5. Off-line target framework pruning

This section develops the off-line evaluation of the target framework through the sequence. All the targets are analyzed in order to filter false alarms and concatenate broken tracks. The procedures detailed in the next sections can be considered, however, as causal. This implies that it could be possible to adapt the false positive filtering and the concatenation algorithm to work on-line, but this is beyond the scope of this paper.

5.1. Filtering of false positives

False positives (detections that are not pedestrians) can be easily identified if the only states of the corresponding target are INIT and VERIFY, i.e. target T2 in Fig. 6. The example depicts the case where only one detection, possibly due to light conditions, shadows, etc., generates target T2 which is closed four frames later. To filter those cases, the target is eliminated if: #NV > #NS+#NW$, where #NV, #NS, #NW are the number of times the target is in the VERIFY, STILL and WALKING states, respectively.

5.2. Target concatenation with the kalman filter

The concatenation procedure aims at connecting a target in VERIFY state and a new target created before, but corresponding to the same pedestrian. The Kalman filter is used for its robust estimation of trajectories, providing metrics to match the lost target with one of the potential new ones as proposed by Deriche & Faugeras [20].

To perform the first task, a Kalman filter is used. It computes the optimal estimation of state vector Xt (positions, speeds and accelerations) from noisy measurements Vt, consisting of the ground plane positions of the target at time t [21]. Those positions are obtained using the calibration parameters of the camera and the scene. The model of our application, following the system dynamics and measurements, is shown below:

(6)

(7)

where ωt and υt are assumed to be normally distributed with zero mean and covariances Q t representing the model error, and R t the covariance of the measurement error. Φt+1,t is the evolution matrix, and Ht, the selection matrix. A detailed description of matrices can be found in [22].

Let T0 be the tracked target which changes to the VERIFY state at time tv and whose position was estimated by the Kalman filter. Let Ti=1, …,n be all the other targets generated at tv. The matching procedure consists of evaluating those targets that are near T0 and have a similar evolution. Proximity is measured by the Mahalanobis distance between the filtered position of T0 and the candidate position [20]:

(8)

where the covariance of difference 𝑋 𝑥,𝑦 𝑇 0 − 𝑉 𝑇 𝑖 , S, is the sum of the Kalman covariance matrix PTo and R. Distance di has a χ2 distribution with one degree of freedom. A threshold of di < 3.84 is proposed in order to account for a 95 percent probability of matching targets related to the same pedestrian. More distant targets are discarded. Candidate targets should also have a similar evolution to T0. This is computed by comparing their displacement vector, and the displacement vector of the target candidate. From those targets which fulfill both conditions, the one with the minimum distance is matched with T0 by unifying their ID. If none applies at time tv, the targets on the next frame are evaluated. This procedure is repeated for W frames before considering the target as not concatenable.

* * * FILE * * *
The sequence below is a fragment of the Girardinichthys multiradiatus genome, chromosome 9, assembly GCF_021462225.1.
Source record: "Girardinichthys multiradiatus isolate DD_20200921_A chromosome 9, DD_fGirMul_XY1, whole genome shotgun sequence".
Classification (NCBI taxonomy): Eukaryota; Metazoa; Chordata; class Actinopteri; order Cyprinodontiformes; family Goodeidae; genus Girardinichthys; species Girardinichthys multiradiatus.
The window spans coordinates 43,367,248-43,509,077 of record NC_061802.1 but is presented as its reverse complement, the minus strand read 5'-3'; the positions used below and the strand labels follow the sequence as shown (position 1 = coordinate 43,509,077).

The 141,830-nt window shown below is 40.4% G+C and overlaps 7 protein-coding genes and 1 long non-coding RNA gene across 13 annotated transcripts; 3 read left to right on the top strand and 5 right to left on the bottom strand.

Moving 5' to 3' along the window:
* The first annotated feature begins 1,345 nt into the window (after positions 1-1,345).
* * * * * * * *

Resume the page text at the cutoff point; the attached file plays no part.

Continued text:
Fig. 7 shows an example where a pedestrian has an abrupt change in direction, and the original T0 lost the track. The search area where T0 changes to the VERIFY state is defined by S. There are two candidates, Ti and Tk, initiating inside the area. However, the evolution of Tk is different from that of T0, and the second criterion is not fulfilled. Then, Ti is retained and concatenated with T0 updating its ID (Ti.id = T0.id).

Source: The authors.

Figure 7 The figure shows the research area around the position of pedestrian pa, target T0 which is closed, and target candidates Ti and Tk for the matching procedure. 

Source: The Authors.

Figure 8 This figure shows the result of the concatenation procedure on a set of targets. The first row shows unconcatenated targets corresponding to a single pedestrian, and the second row shows concatenated results. The labels indicate the ID number of the targets at the beginning of their paths. 

Fig. 8 shows an example of the concatenation procedure of targets 29 and 65. The upper image of column (a) shows the trajectories of targets 29, 32, 35 and 42. Here, the track is broken due to abrupt changes in direction. A kind of tail on their path before closing can be noticed. This corresponds to the positions where the targets have VERIFY states, and lose the pedestrian's track. The lower image of the left column shows the tails, which were filtered on a concatenated trajectory. The right column shows a different case. The trajectories of targets 65, 66, 83, and 94 correspond to the same pedestrian, but target 66 is lost due to the occlusion by a pedestrian tagged with target 62. The lower image shows the concatenated result.

6. Experimental setup

6.1. Video sequences used for the tests